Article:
Just to clear one thing up: I don’t dislike doctors. I think most doctors are in their profession because they genuinely want to help people. I take issue with their tools, not their motives. If medical schools begin incorporating more than the token nutrition course into their curriculum I will change my tune.
Growing Up as a Healthcare Hobo
When my dad died my insider status was canceled. Self-employed and single (my parents were already divorced when my dad died), my mom simply couldn’t afford health insurance. While most will consider this another sad tale underscoring the need for universal health insurance, I have another take. It was knowing we couldn’t rely on the system that forced our family to begin taking responsibility for our health. Granted, all the misinformation out there made putting things into practice difficult, but it is why we began pursuing preventative health habits.
Being weaned off the system was a gift. My “healthcare hobo” status led to the rich new worlds of nutrition, chiropractic, acupuncture, supplements and herbs, natural birth, etc. I am truly grateful for the trailblazers that have led us back to the wisdom of our great-great-grandparents. The wisdom our parents generation thought we had outgrown.
Like everyone else, I am not having much luck figuring out what the new healthcare “reform” bill means for me personally. Daniel and Katie have insurance. I don’t.
Before this bill came up we were planning to get catastrophic insurance for me just in case. If I break my leg I want a doctor to set it. If I get in a car wreck, I want a doctor to sew me up. Other than that, I plan on using natural methods to restore balance when illness comes up.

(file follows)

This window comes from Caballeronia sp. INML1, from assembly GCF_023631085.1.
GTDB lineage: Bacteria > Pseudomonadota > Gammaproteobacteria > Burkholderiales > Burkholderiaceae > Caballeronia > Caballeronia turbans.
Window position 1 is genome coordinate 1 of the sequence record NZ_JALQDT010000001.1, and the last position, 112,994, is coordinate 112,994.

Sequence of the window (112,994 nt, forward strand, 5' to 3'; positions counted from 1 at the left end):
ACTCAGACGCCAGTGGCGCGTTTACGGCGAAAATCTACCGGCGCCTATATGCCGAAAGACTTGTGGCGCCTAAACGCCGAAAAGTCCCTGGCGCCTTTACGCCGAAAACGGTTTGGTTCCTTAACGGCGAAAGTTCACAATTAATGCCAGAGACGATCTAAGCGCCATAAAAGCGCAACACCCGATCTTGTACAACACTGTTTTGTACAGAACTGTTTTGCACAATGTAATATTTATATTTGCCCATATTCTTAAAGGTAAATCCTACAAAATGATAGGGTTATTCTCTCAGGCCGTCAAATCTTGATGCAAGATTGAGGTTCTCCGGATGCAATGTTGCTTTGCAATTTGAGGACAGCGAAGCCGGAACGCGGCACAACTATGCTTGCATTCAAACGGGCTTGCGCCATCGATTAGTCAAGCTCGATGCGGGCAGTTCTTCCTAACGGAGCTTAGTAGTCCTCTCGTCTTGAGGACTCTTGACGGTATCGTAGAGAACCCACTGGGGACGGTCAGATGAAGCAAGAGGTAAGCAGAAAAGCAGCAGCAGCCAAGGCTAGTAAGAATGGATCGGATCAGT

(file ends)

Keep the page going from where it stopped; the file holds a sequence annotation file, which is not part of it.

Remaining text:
I find it frustrating that I will now be forced to buy full-coverage insurance that only provides access to doctors that will prescribe drugs I refuse to take. Does anyone even read the warning labels they come with? It is my opinion that neither Merck, Abbot Labs or any other company has come up with anything better than the remedies made by God that are found in nature. Headache? Cayenne caplets work WONDERS. Bacterial infection? Garlic or oregano oil . . . take your pick. Asthma? Read my sister-in-laws personal experience with replacing Peekay for black-box meds. I have personally known people cured of Bipolar Disorder, severe anxiety, Crohn’s Disease, Celiac Disease and more without drugs.
No more opting out, unfortunately. Now, in addition to paying for coverage I will still have to go around the system to get what I believe is best for my family via supplements. I already pay the equivalent of an insurance premium on supplements and chiropractic care each month. Now I have to pay both.
If the the new bill would pay for my real expenses I would honestly be happier right now, but I will still be upset about the bill. This is about freedom. Our freedom to choose what is best for our own families.
If the government wants to save us some money and reform healthcare I have a suggestion. Stop subsidizing cheap soy and cheap corn. Just do that one thing and you will see obesity, diabetes, heart-problems and a myriad of other diseases reduced overnight. My two cents.